Author: Michael W. Clark

Now that I had eaten to the crew, what was I going to do? Autophagia? That seemed a pointless waste of energy. Cutting off my leg and cooking it? A waste of energy all round. Killing one’s self in space though was efficient, relatively simple, and full of choices. Reduce the cabin’s oxygen concentration or increase the carbon dioxide. The latter was preferable to the former. Then you fall asleep and die unaware. There was turning off the heat. There was the much more dramatic method of opening the airlock, all at once or slowly. So many choices to one end.

It was such a waste though. Failures are like that, a waste. This mission failed dramatically. Off course was an understatement. Too much travel time, too little food. Water and air recycled. Not like being lost at sea. No fishing in space just starving. So, the captain decided, no one else questioned. I was the survivor because I was small. The captain froze the other crew members and himself while I was asleep. Not a good thing to wake up to. Good thing I wasn’t a vegetarian. The captain ordered me to survive and get back to base. Preventing a total failure was the captain’s rationale for the decision. So, I was only following orders.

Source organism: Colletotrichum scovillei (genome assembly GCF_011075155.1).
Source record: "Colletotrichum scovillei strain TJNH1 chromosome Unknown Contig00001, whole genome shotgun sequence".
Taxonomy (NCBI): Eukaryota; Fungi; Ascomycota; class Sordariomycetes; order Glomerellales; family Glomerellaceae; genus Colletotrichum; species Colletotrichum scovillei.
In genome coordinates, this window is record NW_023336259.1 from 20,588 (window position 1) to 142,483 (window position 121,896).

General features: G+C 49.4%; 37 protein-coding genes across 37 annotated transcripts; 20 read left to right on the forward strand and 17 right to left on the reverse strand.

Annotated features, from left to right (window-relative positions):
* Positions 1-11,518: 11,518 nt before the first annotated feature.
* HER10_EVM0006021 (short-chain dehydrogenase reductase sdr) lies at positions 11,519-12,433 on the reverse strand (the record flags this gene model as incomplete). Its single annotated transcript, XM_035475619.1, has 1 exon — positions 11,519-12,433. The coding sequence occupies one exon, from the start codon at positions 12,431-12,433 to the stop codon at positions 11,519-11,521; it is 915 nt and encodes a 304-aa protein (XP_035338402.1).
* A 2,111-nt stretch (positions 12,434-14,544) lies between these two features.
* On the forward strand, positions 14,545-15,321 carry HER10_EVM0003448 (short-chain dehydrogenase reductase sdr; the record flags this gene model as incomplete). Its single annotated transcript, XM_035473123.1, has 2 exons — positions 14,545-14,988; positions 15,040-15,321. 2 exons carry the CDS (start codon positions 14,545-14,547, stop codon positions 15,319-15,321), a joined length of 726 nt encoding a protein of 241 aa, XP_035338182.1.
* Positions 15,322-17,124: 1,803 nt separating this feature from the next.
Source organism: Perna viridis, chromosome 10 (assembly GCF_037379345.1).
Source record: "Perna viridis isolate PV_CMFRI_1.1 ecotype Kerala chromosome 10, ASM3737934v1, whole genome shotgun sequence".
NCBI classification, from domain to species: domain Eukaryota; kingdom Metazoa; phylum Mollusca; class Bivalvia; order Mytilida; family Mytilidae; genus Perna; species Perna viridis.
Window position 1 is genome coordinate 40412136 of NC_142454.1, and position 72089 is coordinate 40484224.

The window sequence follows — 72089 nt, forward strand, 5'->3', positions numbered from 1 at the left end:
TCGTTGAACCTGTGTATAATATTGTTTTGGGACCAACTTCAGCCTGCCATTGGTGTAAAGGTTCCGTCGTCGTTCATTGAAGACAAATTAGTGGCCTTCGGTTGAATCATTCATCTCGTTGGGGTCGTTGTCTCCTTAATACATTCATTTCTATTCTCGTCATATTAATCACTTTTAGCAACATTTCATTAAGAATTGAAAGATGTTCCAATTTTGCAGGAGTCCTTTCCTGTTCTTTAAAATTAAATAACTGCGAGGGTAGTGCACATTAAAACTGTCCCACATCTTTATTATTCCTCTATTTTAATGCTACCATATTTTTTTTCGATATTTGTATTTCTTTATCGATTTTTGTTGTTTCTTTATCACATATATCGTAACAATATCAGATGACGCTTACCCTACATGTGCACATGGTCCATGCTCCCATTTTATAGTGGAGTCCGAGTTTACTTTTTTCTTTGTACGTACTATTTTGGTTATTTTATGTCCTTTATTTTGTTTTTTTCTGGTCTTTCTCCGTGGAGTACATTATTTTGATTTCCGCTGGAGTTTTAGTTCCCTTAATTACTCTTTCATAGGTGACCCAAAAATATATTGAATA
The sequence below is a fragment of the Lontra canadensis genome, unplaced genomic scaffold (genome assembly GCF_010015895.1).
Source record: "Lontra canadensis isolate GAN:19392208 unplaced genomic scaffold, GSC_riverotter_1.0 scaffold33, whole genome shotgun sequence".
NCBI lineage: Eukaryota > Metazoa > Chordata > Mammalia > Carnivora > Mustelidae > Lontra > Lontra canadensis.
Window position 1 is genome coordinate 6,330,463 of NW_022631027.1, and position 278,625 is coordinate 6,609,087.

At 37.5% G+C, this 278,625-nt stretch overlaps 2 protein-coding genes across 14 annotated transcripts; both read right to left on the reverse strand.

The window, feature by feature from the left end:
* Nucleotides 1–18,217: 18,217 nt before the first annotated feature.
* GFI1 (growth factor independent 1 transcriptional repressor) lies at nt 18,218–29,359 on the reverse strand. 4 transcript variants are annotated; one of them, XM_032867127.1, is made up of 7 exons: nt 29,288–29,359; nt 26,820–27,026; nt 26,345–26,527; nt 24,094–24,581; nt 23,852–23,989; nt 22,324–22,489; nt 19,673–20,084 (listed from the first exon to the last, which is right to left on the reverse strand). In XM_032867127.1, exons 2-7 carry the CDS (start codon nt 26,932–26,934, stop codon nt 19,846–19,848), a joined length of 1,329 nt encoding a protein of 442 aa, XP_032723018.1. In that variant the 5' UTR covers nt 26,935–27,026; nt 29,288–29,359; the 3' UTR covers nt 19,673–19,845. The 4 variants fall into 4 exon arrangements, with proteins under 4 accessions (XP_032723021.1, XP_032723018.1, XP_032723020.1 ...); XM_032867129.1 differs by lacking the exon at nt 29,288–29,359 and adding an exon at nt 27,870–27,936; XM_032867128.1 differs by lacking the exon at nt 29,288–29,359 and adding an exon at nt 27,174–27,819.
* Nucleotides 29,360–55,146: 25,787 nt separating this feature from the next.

Unfortunately, still too far out. The Navi Comp’s recalculations were more accurate the closer the ship was to base. Still two months out. I left out the most obvious way to die. Starving to death. It is a slow death. I have always been a patient person. It was thought to be a virtue in long space voyages. Short stature and long in patience. That’s me. Got me into this situation. Now add thin; short, thin and patient. Obedient, yes, obedient too. Aye aye captain. I have eaten you all. As you ordered. I may fail you on survival though. I will move as little as possible. Drink water and keep calm. Keep the metabolism down. I will try, captain. I will try. Try or die. Try and die. It was the way my grandfather described living. Try and still die. So, I am living in full.